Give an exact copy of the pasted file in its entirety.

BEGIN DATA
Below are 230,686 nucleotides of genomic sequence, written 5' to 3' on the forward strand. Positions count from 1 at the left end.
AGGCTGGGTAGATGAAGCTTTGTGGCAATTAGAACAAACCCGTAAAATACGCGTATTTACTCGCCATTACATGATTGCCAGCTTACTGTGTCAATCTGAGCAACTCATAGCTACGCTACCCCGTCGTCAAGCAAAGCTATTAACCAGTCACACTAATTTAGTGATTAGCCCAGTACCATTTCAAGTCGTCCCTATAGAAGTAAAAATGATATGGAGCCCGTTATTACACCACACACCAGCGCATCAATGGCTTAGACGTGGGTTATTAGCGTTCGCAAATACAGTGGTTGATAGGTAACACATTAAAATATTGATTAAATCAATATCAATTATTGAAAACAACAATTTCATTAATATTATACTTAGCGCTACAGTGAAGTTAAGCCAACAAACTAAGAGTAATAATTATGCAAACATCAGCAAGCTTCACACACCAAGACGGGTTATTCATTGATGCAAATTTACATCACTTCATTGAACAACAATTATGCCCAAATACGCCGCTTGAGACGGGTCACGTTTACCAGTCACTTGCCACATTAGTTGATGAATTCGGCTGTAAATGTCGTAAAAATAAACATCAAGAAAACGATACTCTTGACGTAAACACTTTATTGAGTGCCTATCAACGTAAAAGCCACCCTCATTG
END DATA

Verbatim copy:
Below are 230,686 nucleotides of genomic sequence, written 5' to 3' on the forward strand. Positions count from 1 at the left end.
AGGCTGGGTAGATGAAGCTTTGTGGCAATTAGAACAAACCCGTAAAATACGCGTATTTACTCGCCATTACATGATTGCCAGCTTACTGTGTCAATCTGAGCAACTCATAGCTACGCTACCCCGTCGTCAAGCAAAGCTATTAACCAGTCACACTAATTTAGTGATTAGCCCAGTACCATTTCAAGTCGTCCCTATAGAAGTAAAAATGATATGGAGCCCGTTATTACACCACACACCAGCGCATCAATGGCTTAGACGTGGGTTATTAGCGTTCGCAAATACAGTGGTTGATAGGTAACACATTAAAATATTGATTAAATCAATATCAATTATTGAAAACAACAATTTCATTAATATTATACTTAGCGCTACAGTGAAGTTAAGCCAACAAACTAAGAGTAATAATTATGCAAACATCAGCAAGCTTCACACACCAAGACGGGTTATTCATTGATGCAAATTTACATCACTTCATTGAACAACAATTATGCCCAAATACGCCGCTTGAGACGGGTCACGTTTACCAGTCACTTGCCACATTAGTTGATGAATTCGGCTGTAAATGTCGTAAAAATAAACATCAAGAAAACGATACTCTTGACGTAAACACTTTATTGAGTGCCTATCAACGTAAAAGCCACCCTCATTG